Other problems are best treated early on while your child’s jaws are still growing and the roof of their mouth is still malleable. One prime example of a treatment that is best used early is a palate expander.
Palate expanders take advantage of the fact that the plates at the roof of your child’s mouth haven’t fused together yet. The appliance is secured to the roof of their mouth and applies gentle force over time to widen the gap between these plates, which then grow to fill the new space.
Using palate expanders creates more room in your child’s jaw for their teeth, improving issues like overcrowding, reducing or eliminating the need for more invasive future treatments like tooth extraction. Space maintainers are also often used in early orthodontics to save space for adult teeth when baby teeth either never developed or were lost too soon, helping to ensure that their adult teeth have room to erupt properly. The result is a straighter, more evenly spaced smile.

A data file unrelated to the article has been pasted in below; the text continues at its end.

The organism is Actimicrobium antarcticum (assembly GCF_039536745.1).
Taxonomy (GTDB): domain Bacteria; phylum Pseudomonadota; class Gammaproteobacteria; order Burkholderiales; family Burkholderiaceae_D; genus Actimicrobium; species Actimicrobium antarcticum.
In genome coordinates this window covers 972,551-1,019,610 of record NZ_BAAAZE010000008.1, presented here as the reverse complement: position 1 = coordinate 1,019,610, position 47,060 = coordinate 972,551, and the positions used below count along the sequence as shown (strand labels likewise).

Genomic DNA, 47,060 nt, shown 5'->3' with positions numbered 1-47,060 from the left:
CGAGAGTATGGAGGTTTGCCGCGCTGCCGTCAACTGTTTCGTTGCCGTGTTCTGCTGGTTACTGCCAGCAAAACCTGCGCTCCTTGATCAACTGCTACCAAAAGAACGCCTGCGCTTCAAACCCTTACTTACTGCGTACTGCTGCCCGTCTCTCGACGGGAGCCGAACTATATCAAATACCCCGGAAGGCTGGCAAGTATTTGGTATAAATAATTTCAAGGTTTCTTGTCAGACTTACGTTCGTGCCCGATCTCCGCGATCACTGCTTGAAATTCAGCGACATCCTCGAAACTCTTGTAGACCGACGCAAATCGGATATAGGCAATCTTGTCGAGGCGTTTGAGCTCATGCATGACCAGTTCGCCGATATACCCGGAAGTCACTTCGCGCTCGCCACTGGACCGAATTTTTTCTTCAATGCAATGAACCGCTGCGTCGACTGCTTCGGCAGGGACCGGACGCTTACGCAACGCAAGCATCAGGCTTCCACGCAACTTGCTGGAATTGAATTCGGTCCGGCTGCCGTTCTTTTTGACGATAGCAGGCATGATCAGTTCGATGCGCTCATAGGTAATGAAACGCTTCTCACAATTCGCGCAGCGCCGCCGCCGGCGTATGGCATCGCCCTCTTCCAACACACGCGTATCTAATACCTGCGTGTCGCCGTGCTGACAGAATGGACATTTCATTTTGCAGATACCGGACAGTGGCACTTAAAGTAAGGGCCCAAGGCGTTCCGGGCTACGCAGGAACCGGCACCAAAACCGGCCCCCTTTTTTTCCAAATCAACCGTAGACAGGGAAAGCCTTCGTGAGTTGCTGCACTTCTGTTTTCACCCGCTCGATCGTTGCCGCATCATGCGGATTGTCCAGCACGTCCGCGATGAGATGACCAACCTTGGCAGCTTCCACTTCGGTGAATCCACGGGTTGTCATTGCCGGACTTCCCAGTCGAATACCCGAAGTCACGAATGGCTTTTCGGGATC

The type of orthodontic issue your child is suffering from and the severity of their case will determine what treatment they receive and when. Your child may also receive another type of treatment, such as myofunctional or speech therapy, alongside their orthodontic treatment. In the end, though, these methods are designed to resolve signs of malocclusion like jaw pain, difficulty eating, and speech issues, helping your child live a healthier and happier life.
Schedule an early orthodontics appointment today!
Even when your child’s malocclusion isn’t visually noticeable, looking for common signs of malocclusion at home could be a key part of getting your child the best possible care right when they need it. Another key factor is bringing your child in for their first orthodontic evaluation at around seven years old, ensuring that even issues that have gone unnoticed can be spotted—or even predicted before they cause problems! If you’d like to learn more about early orthodontics, or if it’s time for your child to undergo an evaluation with a dentist in Flower Mound Texas, feel free to schedule a consultation with Dr. Naik at any time.